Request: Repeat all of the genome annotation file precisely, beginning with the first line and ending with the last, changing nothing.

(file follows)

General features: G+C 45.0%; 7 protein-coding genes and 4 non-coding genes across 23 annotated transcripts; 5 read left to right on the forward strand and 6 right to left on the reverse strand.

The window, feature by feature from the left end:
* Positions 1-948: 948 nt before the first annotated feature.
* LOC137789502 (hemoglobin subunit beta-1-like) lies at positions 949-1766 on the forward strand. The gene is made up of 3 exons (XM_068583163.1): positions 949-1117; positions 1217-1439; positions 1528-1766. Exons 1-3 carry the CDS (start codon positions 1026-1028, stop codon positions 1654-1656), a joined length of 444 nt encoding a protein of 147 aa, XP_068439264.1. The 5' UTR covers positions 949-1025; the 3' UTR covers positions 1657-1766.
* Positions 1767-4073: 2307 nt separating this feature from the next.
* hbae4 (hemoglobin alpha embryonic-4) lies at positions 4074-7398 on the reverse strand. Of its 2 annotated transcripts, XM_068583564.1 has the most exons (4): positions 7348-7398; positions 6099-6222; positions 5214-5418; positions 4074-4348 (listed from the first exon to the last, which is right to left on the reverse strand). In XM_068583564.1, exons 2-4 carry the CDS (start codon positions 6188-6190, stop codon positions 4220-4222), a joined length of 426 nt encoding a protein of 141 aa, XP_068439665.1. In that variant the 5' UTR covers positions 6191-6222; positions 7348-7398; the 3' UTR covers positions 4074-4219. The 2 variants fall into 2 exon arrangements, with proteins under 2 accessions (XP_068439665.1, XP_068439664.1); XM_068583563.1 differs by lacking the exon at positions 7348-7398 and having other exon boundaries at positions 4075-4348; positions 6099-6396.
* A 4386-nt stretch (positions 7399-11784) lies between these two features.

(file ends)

General features: G+C 45.0%; 7 protein-coding genes and 4 non-coding genes across 23 annotated transcripts; 5 read left to right on the forward strand and 6 right to left on the reverse strand.

The window, feature by feature from the left end:
* Positions 1-948: 948 nt before the first annotated feature.
* LOC137789502 (hemoglobin subunit beta-1-like) lies at positions 949-1766 on the forward strand. The gene is made up of 3 exons (XM_068583163.1): positions 949-1117; positions 1217-1439; positions 1528-1766. Exons 1-3 carry the CDS (start codon positions 1026-1028, stop codon positions 1654-1656), a joined length of 444 nt encoding a protein of 147 aa, XP_068439264.1. The 5' UTR covers positions 949-1025; the 3' UTR covers positions 1657-1766.
* Positions 1767-4073: 2307 nt separating this feature from the next.
* hbae4 (hemoglobin alpha embryonic-4) lies at positions 4074-7398 on the reverse strand. Of its 2 annotated transcripts, XM_068583564.1 has the most exons (4): positions 7348-7398; positions 6099-6222; positions 5214-5418; positions 4074-4348 (listed from the first exon to the last, which is right to left on the reverse strand). In XM_068583564.1, exons 2-4 carry the CDS (start codon positions 6188-6190, stop codon positions 4220-4222), a joined length of 426 nt encoding a protein of 141 aa, XP_068439665.1. In that variant the 5' UTR covers positions 6191-6222; positions 7348-7398; the 3' UTR covers positions 4074-4219. The 2 variants fall into 2 exon arrangements, with proteins under 2 accessions (XP_068439665.1, XP_068439664.1); XM_068583563.1 differs by lacking the exon at positions 7348-7398 and having other exon boundaries at positions 4075-4348; positions 6099-6396.
* A 4386-nt stretch (positions 7399-11784) lies between these two features.